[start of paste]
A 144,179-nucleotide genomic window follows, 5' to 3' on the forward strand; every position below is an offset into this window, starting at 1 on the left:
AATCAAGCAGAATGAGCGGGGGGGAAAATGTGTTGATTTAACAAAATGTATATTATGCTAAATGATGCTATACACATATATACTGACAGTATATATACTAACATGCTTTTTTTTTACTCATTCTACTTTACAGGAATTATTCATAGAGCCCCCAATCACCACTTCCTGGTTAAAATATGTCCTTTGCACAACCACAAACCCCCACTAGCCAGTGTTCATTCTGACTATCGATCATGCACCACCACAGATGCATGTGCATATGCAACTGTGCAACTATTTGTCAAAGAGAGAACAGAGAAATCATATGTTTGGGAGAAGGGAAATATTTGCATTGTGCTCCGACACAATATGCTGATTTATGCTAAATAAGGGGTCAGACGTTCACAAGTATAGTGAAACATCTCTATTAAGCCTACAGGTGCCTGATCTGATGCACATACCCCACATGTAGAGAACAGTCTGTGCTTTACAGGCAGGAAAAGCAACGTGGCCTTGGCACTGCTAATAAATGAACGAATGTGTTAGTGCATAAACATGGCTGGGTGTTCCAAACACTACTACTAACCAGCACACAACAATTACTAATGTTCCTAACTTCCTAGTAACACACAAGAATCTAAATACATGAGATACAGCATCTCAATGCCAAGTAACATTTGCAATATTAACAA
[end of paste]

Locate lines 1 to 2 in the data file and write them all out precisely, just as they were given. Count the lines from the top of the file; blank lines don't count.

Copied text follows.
A 144,179-nucleotide genomic window follows, 5' to 3' on the forward strand; every position below is an offset into this window, starting at 1 on the left:
AATCAAGCAGAATGAGCGGGGGGGAAAATGTGTTGATTTAACAAAATGTATATTATGCTAAATGATGCTATACACATATATACTGACAGTATATATACTAACATGCTTTTTTTTTACTCATTCTACTTTACAGGAATTATTCATAGAGCCCCCAATCACCACTTCCTGGTTAAAATATGTCCTTTGCACAACCACAAACCCCCACTAGCCAGTGTTCATTCTGACTATCGATCATGCACCACCACAGATGCATGTGCATATGCAACTGTGCAACTATTTGTCAAAGAGAGAACAGAGAAATCATATGTTTGGGAGAAGGGAAATATTTGCATTGTGCTCCGACACAATATGCTGATTTATGCTAAATAAGGGGTCAGACGTTCACAAGTATAGTGAAACATCTCTATTAAGCCTACAGGTGCCTGATCTGATGCACATACCCCACATGTAGAGAACAGTCTGTGCTTTACAGGCAGGAAAAGCAACGTGGCCTTGGCACTGCTAATAAATGAACGAATGTGTTAGTGCATAAACATGGCTGGGTGTTCCAAACACTACTACTAACCAGCACACAACAATTACTAATGTTCCTAACTTCCTAGTAACACACAAGAATCTAAATACATGAGATACAGCATCTCAATGCCAAGTAACATTTGCAATATTAACAA